Ayushman Bharat: out of reach

Health National policy

People in need of emergency healthcare face a hard time getting Ayushman cards issued.

Lucknow: Salma, a resident of Lucknow, has made several attempts along with her husband to get their Ayushman Bharat card made. Yet, they haven’t seen any progress so far.  

Salma, now a mother of a four-month-old daughter lives in a slum of the city with her family and works as a house help for three families. She said that every time she or her husband went to look for guidance for registration under the Ayushman Bharat Pradhan Mantri-Jan Arogya Yojana (AB PM-JAY) scheme, they came back with several rejections. 

After a certain point, the couple stopped making efforts to get the card and decided to deliver her baby at home as she did not have any medical complications in her pregnancy. On January 27 this year, Salma gave birth to a healthy girl at home. Both mother and daughter did not get any medical assistance as they could not afford to visit a hospital without an Ayushman card.

Not being able to pursue a card puts both the health of the mother and child at risk as they won’t visit a hospital without it.

Ayushman Bharat is a government scheme launched in 2018 by the Prime Minister and promises to cover about 10 crore families and 50 crore beneficiaries in total.  The scheme will provide a health cover of Rs. 5 lakh per year, and the money could be used by all members of the beneficiary family. The scheme covers primary, secondary, and tertiary treatment of the beneficiary, and promises to cover three days of pre-hospitalisation and 15 days of post-hospitalisation expenses of the patient.   

Suman Yadav, who works on the ground level in affiliation with a government hospital, said, “We have organised several awareness programs to help the people in need and identify beneficiaries. But, for us to help them with the issue of the card, they need to cooperate too.”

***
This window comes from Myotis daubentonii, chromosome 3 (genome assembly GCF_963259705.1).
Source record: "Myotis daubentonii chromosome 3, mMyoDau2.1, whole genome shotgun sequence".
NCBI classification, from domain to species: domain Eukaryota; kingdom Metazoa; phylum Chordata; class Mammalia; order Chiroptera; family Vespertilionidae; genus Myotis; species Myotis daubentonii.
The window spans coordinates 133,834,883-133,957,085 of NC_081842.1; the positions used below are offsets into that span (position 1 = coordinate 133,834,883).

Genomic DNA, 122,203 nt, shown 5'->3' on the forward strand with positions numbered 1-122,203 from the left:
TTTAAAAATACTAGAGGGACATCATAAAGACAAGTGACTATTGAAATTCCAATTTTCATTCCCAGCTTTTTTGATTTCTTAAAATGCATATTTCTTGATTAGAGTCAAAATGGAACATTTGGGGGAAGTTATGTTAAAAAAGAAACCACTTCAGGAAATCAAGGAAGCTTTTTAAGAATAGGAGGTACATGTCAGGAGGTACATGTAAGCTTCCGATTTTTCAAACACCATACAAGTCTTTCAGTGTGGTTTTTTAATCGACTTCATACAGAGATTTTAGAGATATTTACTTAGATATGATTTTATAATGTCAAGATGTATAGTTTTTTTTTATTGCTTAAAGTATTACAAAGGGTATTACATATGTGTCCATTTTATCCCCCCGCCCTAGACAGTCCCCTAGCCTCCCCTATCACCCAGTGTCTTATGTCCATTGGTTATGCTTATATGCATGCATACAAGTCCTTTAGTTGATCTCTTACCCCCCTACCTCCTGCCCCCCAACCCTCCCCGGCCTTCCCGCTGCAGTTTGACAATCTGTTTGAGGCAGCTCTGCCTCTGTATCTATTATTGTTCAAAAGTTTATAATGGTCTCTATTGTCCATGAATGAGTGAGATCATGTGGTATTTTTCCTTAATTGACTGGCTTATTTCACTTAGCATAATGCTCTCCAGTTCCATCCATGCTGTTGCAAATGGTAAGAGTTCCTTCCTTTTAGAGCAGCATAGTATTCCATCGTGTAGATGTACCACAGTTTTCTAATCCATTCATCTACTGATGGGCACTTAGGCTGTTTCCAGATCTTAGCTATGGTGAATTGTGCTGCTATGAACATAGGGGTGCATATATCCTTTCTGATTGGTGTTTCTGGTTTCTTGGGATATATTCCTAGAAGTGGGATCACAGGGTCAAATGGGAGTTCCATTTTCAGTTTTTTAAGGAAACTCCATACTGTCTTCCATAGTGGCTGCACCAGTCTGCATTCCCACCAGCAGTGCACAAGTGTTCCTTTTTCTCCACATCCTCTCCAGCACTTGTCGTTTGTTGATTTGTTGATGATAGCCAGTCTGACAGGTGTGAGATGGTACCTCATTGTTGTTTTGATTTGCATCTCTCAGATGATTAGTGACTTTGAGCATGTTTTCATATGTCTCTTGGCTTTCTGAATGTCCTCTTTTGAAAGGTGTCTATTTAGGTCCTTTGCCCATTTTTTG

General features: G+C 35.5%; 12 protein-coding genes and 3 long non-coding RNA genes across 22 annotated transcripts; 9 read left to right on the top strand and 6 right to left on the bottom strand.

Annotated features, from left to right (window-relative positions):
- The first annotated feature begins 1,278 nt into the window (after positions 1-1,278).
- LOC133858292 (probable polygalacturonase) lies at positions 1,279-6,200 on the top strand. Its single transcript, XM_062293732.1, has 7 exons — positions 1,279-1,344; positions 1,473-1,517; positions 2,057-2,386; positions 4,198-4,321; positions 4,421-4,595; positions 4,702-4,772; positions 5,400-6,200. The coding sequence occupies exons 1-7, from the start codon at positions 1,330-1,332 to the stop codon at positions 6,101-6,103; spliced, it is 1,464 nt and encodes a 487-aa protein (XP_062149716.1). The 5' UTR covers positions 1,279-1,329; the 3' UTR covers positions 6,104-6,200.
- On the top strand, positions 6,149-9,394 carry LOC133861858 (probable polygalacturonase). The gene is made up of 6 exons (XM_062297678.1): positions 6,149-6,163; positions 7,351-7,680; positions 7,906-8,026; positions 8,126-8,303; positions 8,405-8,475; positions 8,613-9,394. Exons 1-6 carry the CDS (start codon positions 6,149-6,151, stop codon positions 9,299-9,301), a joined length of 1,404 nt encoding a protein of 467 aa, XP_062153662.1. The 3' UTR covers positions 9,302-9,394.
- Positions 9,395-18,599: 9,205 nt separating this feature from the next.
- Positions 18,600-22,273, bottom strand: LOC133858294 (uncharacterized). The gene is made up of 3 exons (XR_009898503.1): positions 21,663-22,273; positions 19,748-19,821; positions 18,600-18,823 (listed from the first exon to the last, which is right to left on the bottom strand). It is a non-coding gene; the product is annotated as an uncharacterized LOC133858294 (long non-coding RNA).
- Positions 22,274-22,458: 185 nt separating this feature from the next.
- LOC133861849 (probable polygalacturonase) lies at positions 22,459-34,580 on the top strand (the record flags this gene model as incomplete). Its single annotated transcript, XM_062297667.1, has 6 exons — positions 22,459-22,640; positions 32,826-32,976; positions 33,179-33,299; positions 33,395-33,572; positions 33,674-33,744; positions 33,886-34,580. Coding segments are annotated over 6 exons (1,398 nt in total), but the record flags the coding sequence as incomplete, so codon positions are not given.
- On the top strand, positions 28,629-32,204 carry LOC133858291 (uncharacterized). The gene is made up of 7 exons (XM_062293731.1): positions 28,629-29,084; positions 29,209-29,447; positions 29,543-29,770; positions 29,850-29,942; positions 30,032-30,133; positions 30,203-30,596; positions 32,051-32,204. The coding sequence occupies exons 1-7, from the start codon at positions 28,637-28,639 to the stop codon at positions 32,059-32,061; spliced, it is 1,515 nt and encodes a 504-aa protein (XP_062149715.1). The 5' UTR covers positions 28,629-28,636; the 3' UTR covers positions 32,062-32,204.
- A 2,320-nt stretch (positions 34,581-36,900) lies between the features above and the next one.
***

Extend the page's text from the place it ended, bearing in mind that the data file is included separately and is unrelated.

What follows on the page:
“Merely five percent of the beneficiaries listen and follow the steps told by our staff properly. We have Accredited Social Health Activists (ASHA) workers around the rural areas who update the residents about the camps that we hold for issuing the golden card. Yet, some unavoidable situations occur like errors in the spelling of the name of the applicant or Aadhar number discrepancy on the system. All these reasons prevent the said beneficiaries from getting the card,” she added.

Varunesh Mishra, an Internal Revenue Service (IRS) officer from the National Health Authority (NHA), said, “The eligibility criteria of the people is the main issue that comes in the way of getting registered for the scheme. According to our database, nearly 12 crore families and 60 crore beneficiaries stand eligible for the scheme. The eligible people are chosen based on two things– one, people who are already registered for the Rashtriya Swasthya Bima Yojana (RSBY) which is a similar scheme that worked before Ayushman, and two, the Socio-Economic Caste Census 2011 (SECC).”

The Ayushman golden card application requires the aadhar details of the applicant and his family.

“The people who are already registered in the database are easily eligible for getting the card. Yet, only 14 crore people have been registered so far in our system as beneficiary onboarding remains a major issue. The second problem occurs when the beneficiaries don’t avail of the scheme. Out of the 14 crore beneficiaries, two crores have already been treated under the scheme,” he added.

Dr. Anjani Singh Sisodia, a homoeopathic doctor and a public health expert, said, “The monitoring of the scheme is very necessary in such crucial times. Some beneficiaries actually need help but cannot get it, while  others fraud the scheme. In these times, the needy can only turn towards private hospitals as the government hospitals have turned into covid centers. Many private hospitals make fat bills to extract money from the government.”

He added, “There have been instances when these private hospitals register a disease way bigger than it actually is. They print expensive bills in the name of the treatment of the patients, which is way more than the actual cost of the treatment, and extract money from the government under those bills. These steps need to be monitored closely by the government. Only close monitoring can help the scheme grow and reach every person who needs it.” 

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